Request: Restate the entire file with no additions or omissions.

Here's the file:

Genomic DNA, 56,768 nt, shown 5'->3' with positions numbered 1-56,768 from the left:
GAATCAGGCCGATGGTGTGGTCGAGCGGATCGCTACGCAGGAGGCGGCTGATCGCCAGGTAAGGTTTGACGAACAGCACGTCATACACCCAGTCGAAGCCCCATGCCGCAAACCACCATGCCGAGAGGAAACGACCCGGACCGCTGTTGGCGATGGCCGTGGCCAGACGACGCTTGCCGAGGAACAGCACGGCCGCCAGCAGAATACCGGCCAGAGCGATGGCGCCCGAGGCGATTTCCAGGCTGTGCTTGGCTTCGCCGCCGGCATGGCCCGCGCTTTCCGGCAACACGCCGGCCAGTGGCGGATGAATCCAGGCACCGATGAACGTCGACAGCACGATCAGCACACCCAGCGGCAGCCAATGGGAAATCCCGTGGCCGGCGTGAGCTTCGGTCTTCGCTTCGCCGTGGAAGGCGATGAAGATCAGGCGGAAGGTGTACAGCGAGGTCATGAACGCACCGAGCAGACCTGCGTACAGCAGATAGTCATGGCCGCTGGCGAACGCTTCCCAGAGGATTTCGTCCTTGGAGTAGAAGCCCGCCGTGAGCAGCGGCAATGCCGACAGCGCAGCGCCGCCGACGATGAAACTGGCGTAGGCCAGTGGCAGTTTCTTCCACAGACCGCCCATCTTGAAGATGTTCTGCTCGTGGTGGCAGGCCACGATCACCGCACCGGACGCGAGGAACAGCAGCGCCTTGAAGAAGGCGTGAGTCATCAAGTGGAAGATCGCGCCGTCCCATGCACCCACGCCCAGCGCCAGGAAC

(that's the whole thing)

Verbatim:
Genomic DNA, 56,768 nt, shown 5'->3' with positions numbered 1-56,768 from the left:
GAATCAGGCCGATGGTGTGGTCGAGCGGATCGCTACGCAGGAGGCGGCTGATCGCCAGGTAAGGTTTGACGAACAGCACGTCATACACCCAGTCGAAGCCCCATGCCGCAAACCACCATGCCGAGAGGAAACGACCCGGACCGCTGTTGGCGATGGCCGTGGCCAGACGACGCTTGCCGAGGAACAGCACGGCCGCCAGCAGAATACCGGCCAGAGCGATGGCGCCCGAGGCGATTTCCAGGCTGTGCTTGGCTTCGCCGCCGGCATGGCCCGCGCTTTCCGGCAACACGCCGGCCAGTGGCGGATGAATCCAGGCACCGATGAACGTCGACAGCACGATCAGCACACCCAGCGGCAGCCAATGGGAAATCCCGTGGCCGGCGTGAGCTTCGGTCTTCGCTTCGCCGTGGAAGGCGATGAAGATCAGGCGGAAGGTGTACAGCGAGGTCATGAACGCACCGAGCAGACCTGCGTACAGCAGATAGTCATGGCCGCTGGCGAACGCTTCCCAGAGGATTTCGTCCTTGGAGTAGAAGCCCGCCGTGAGCAGCGGCAATGCCGACAGCGCAGCGCCGCCGACGATGAAACTGGCGTAGGCCAGTGGCAGTTTCTTCCACAGACCGCCCATCTTGAAGATGTTCTGCTCGTGGTGGCAGGCCACGATCACCGCACCGGACGCGAGGAACAGCAGCGCCTTGAAGAAGGCGTGAGTCATCAAGTGGAAGATCGCGCCGTCCCATGCACCCACGCCCAGCGCCAGGAAC